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Featured Gadgets Hardware Photography Tutorials

Lighting On A Budget – Pt. 2

My 6-light CFL fixture worked well in the studio, but I wanted more light and the option to add a light modifier.  I decided to move up to 3” PVC and install eight lamp sockets around the outside of the pipe.

We’re going to call this fixture a SPIDER, you’ll see why in just a moment.

Here is my original collection of parts.

A 3” clean-out plug serves as a hub for the sockets.  My original idea was to attach the clean out plug to a 3” bushing that would be attached to the front of the 2” tee fitting.  The power cord would run out the back of the tee and the light stand would attach to the base of the tee.

I measured and marked the clean-out plug and drilled it with a 5/16” bit.  I made a simple jig from scrap wood to hold the fitting in place.

Using a 2” lamp nipple and a pair of channel locks, I carefully cut the threads for the shorter nipples.  This is where the working characteristics of PVC came into play.  You can cut threads into PVC with a bolt and a little patience, instead of using a tap and die.  I chased the threads all the way through the side of the fitting.

Here is the clean-out plug with all of the lamp nipples fitted.  I chose a clean-out plug as opposed to a regular cap so that I could access the wires more easily.

Each socket was wired and the wires passed through the hole of the mounting bracket.  The design of the bracket and the lamp nipples allowed me to keep all of the wires hidden.

Above is the front of the SPIDER WITH the wiring in place.

Above is the back of the SPIDER with the wiring in place. The sockets were wired in pairs, then the pairs were wired together.  I used wire connectors instead of soldering so that a socket could easily be replaced if it failed.

LOOK; it works! 

At this point I realized that my original design was way too front-heavy.  I needed to move the center of gravity farther back.  So, I’m off to Home Depot yet again.

I found a 3”-3”-2” tee fitting that solved my problem of balance nicely.  I added a 3” to 2” reducer to the back of the tee fitting and a 2” to1.25” threaded reducer to that.  A 4” circle of plywood and a 1.25” male fitting is attached to the reducer and this holds the speedring to my Paul C Buff OCTOBOX™ firmly in place.  A 2” to .75” threaded reducer is mounted at the bottom of the tee for the light stand fitting.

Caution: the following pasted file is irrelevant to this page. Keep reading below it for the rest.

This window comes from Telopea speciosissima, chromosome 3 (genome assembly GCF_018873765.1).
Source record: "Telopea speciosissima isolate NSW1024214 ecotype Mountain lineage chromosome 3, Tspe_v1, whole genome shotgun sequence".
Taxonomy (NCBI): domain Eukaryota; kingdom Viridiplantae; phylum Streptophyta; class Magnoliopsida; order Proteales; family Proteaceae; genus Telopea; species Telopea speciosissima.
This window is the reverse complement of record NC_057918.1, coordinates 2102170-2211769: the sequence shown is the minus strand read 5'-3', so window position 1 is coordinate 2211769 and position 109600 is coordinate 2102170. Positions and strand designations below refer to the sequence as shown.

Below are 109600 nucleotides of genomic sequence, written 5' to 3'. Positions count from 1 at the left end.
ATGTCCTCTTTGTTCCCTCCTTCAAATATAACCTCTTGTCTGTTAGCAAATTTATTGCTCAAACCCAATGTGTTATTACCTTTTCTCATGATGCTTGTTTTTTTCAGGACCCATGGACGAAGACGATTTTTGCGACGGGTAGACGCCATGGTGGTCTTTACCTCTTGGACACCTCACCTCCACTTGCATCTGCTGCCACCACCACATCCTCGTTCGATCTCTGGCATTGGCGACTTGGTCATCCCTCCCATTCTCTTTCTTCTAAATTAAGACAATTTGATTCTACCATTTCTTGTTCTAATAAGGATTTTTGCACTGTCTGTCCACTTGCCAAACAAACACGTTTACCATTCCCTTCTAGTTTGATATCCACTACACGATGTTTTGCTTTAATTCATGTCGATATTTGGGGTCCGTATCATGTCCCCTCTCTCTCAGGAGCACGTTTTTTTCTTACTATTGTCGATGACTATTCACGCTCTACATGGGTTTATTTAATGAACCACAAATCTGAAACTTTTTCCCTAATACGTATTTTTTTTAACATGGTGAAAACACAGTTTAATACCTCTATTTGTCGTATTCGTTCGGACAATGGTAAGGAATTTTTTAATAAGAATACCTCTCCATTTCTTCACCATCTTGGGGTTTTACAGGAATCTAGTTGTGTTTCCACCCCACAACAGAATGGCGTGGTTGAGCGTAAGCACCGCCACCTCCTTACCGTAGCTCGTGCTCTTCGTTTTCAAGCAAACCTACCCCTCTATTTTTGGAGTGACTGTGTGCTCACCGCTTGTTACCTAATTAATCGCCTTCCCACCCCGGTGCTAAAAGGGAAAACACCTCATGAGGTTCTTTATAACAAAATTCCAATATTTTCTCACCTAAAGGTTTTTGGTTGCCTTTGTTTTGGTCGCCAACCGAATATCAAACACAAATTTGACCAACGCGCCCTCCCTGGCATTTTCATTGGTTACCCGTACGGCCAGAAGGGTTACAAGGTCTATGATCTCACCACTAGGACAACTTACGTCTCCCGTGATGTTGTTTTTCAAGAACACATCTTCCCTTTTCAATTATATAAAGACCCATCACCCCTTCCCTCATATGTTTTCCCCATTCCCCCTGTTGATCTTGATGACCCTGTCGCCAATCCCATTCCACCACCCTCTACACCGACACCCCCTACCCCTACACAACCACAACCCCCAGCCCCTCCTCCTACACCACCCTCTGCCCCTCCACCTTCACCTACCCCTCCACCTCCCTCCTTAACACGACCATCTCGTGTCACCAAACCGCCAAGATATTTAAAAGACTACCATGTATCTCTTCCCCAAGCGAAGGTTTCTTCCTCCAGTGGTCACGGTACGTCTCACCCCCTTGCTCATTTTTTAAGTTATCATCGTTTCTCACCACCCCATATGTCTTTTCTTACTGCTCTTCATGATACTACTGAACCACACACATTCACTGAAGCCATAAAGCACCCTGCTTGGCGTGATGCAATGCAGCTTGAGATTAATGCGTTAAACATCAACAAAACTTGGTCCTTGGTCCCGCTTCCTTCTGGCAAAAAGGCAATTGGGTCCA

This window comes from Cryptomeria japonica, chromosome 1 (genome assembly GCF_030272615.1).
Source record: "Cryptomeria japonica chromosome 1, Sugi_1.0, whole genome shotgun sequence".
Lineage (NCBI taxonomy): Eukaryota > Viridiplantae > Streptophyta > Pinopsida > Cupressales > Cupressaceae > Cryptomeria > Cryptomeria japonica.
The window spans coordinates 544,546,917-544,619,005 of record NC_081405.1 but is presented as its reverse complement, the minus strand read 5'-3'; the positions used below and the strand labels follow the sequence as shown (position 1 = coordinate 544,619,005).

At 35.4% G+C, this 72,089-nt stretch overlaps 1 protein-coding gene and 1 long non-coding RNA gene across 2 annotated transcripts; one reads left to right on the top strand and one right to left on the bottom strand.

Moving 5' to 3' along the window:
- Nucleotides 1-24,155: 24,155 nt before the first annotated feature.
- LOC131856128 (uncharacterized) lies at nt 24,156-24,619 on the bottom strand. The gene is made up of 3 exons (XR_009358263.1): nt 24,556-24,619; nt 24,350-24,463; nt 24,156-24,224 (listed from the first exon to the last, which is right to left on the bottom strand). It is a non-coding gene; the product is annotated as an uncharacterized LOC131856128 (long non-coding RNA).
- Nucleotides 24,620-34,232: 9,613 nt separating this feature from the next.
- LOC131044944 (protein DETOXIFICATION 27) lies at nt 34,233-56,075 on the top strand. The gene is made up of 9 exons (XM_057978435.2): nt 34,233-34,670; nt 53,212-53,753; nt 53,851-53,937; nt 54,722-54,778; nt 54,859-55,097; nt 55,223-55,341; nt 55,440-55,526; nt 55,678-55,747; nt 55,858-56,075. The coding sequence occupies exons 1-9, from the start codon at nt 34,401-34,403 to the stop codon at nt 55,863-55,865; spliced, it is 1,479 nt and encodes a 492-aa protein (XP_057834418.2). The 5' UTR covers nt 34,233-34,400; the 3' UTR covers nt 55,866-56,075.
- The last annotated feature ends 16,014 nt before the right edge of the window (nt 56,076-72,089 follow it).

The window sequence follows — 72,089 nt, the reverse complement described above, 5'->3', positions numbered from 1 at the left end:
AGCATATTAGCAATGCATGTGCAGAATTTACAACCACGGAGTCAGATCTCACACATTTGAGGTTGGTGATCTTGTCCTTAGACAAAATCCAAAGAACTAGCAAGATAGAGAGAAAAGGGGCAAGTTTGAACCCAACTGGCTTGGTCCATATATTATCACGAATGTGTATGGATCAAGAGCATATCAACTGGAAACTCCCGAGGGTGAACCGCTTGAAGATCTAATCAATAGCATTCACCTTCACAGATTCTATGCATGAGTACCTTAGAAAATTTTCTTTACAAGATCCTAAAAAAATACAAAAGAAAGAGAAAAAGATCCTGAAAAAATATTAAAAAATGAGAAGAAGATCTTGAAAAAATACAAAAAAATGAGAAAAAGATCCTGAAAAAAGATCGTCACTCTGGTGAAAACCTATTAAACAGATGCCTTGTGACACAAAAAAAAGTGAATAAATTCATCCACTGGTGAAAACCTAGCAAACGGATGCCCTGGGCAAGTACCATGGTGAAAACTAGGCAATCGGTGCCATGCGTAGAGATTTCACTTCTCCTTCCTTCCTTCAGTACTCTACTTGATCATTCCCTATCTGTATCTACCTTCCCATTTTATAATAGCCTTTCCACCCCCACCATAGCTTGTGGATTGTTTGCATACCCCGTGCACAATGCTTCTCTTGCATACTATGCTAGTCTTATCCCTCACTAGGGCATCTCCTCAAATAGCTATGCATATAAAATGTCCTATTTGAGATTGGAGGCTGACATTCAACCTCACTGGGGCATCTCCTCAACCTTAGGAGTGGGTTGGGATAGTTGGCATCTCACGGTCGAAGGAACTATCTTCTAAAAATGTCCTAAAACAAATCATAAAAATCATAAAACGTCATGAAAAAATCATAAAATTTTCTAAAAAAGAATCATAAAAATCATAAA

Here’s the light inside the OCTOBOX™.  It throws a very even lighting pattern, even without the diffusion panel.  It’s well balanced and easy to handle in the studio.  I’m working on an improved version for my still photography.  Stay tuned…

Kirk Draut
Director of Design
Aarthun Performance Group, Ltd.
281.580.5705

 

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Digital Lifestyles Photography

Nikon D700 v. Nikon D3

In my work as a Motion Picture Still Photographer, I felt I needed the extra resolution of the full size camera sensor (23.9×36) for my posters and gallery shoots. Nikon named the full size camera sensor the FX sensor as opposed to the smaller DX sensor featured in the D60, D80, D90 and D300, and every Nikon except the D700, D3 and the now flagship D3x.


 
While I was reluctant to lose the 1.5 x length of all my lenses, I did regain the full wide angle of my lenses with the change to the FX sensor. DX lenses that are designed for use with all the DX line of cameras will work on both the D3 and D700, but they will crop part of the image. However, the viewfinder of the D3 and D700 shows you exactly how it will be cropped.